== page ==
The least we can do is try to understand. Then we have to find a way to “be the change we wish to see.” That’s going to look different for everyone. But once you see the injustice, you have to do something. Start by following the command to love one another. Much will fall into place and healing will begin if we can do that. Loving means we must listen to each other and respect each other. And let’s please all agree to stop letting an irresponsible media further divide us. Let’s listen to each other, not them.

So come on, Karen. Put down that bottle of wine, cancel your nail appointment and channel that anger over the sign in the supermarket being in the wrong place into doing something good, something that makes a real difference. Become a Karen with a cause.

Stand in the Gap and Fight Injustice

It seems I’ve abandoned my blog for long enough.  My writing time (the little of it I have) has been going into the sequel for my Memoirs of an Ordinary Girl book, but with my passion being freedom for all (ending human trafficking), it seems appropriate to honor Rev. Martin Luther King, Jr. today.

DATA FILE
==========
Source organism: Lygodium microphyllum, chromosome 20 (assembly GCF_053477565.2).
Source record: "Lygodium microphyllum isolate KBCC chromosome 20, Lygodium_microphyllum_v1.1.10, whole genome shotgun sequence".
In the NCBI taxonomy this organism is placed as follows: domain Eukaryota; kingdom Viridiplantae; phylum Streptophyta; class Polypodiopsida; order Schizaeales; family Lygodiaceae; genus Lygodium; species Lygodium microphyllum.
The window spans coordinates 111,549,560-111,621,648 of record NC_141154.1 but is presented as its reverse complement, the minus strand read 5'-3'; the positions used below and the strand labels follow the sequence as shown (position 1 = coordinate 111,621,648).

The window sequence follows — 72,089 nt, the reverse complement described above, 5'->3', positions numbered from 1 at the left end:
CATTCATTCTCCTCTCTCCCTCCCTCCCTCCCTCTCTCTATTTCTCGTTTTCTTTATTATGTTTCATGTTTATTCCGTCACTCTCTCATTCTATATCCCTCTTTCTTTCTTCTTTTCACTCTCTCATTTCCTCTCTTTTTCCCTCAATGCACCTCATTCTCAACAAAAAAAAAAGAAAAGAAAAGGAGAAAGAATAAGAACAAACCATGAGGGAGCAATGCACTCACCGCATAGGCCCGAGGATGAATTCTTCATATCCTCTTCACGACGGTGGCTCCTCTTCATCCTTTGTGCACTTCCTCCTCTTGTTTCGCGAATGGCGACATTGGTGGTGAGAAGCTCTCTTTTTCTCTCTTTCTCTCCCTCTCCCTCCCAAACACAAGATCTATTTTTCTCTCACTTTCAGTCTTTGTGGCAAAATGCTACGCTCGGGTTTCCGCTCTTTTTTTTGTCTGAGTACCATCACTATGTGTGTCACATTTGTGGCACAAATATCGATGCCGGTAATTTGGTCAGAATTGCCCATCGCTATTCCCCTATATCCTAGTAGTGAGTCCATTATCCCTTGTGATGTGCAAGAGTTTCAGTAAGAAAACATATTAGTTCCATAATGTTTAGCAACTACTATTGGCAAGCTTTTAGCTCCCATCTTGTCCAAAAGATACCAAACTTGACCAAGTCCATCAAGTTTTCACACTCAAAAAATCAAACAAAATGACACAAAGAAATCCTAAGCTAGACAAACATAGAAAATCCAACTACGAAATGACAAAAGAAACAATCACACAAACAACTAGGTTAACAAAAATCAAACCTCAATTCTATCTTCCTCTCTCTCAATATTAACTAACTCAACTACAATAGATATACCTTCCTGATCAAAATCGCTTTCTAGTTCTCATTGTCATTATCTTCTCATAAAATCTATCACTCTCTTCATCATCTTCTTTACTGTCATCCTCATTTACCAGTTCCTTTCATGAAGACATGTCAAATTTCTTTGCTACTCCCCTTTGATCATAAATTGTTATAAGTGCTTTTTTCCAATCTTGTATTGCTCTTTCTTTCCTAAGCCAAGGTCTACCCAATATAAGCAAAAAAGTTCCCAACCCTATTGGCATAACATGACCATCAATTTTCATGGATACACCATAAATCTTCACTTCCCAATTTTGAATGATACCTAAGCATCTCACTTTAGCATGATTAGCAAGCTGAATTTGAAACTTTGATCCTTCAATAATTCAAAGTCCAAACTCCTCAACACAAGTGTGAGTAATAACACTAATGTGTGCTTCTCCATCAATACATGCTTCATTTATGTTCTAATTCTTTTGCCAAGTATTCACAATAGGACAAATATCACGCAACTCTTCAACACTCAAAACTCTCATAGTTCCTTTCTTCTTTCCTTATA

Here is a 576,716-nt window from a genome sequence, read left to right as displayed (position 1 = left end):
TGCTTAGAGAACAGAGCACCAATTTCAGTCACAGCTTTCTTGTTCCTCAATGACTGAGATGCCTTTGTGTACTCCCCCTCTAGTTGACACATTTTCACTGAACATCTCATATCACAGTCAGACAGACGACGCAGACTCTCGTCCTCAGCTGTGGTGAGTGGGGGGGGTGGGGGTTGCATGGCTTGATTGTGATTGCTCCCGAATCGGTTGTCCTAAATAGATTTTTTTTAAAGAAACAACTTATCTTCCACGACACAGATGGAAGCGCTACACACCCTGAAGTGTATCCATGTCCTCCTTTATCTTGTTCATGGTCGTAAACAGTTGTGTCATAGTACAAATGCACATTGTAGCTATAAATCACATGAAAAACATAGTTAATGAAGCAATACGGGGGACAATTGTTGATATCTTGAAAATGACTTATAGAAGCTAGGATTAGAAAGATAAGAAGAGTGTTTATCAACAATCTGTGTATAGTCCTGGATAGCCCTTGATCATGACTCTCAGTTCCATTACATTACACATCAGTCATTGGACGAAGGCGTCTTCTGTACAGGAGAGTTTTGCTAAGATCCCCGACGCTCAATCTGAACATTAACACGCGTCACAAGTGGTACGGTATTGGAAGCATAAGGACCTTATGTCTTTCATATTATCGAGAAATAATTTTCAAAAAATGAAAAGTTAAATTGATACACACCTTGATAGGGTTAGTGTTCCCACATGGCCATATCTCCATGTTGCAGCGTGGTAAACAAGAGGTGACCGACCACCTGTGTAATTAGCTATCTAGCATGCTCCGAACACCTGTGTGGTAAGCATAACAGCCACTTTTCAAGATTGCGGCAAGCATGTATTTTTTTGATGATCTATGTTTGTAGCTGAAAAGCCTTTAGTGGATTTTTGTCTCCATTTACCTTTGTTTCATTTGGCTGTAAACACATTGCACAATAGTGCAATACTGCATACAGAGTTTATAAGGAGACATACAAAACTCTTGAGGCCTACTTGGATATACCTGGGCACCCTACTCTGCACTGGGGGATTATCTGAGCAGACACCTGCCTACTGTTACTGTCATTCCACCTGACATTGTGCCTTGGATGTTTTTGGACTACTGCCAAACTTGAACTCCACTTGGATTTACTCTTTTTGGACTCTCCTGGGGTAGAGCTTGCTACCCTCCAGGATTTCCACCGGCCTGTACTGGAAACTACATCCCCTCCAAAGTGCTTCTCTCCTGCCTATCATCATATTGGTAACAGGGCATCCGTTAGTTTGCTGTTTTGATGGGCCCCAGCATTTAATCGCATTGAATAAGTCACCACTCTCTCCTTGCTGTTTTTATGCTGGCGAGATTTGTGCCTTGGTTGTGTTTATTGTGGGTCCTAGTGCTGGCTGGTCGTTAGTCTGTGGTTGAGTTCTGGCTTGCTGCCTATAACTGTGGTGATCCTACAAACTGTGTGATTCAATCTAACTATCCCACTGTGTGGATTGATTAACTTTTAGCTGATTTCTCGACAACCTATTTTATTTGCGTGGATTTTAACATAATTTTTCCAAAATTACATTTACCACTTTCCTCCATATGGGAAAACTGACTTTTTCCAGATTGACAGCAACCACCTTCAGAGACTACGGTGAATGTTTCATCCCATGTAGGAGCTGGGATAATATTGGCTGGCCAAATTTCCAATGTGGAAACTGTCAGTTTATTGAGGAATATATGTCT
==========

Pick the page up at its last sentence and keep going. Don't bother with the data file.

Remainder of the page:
Technically, slavery had been abolished in the US and black people were living “free” lives when MLK stood up for their Civil Rights.  But he wouldn’t have had to do that if they were truly living in equality.  Through his nonviolent protests, massive marches, bus boycotts, and eloquent words, King sought to make people see that injustice still existed even if they were no longer the property of others. And he gained attention and respect for his efforts (obviously not by all since he was slain).  He could have stood by silently and watched and hoped for change.  Certainly people were aware of the injustice taking place.  But people easily become complacent, and often we think “surely someone else will stand in the gap for change.”  If we all think that way, no one will ever become the catalyst that makes the difference.

Fortunately, King was not content to stand idly by, and eventually others began to stand in the gap with him, and though there was opposition, change did occur.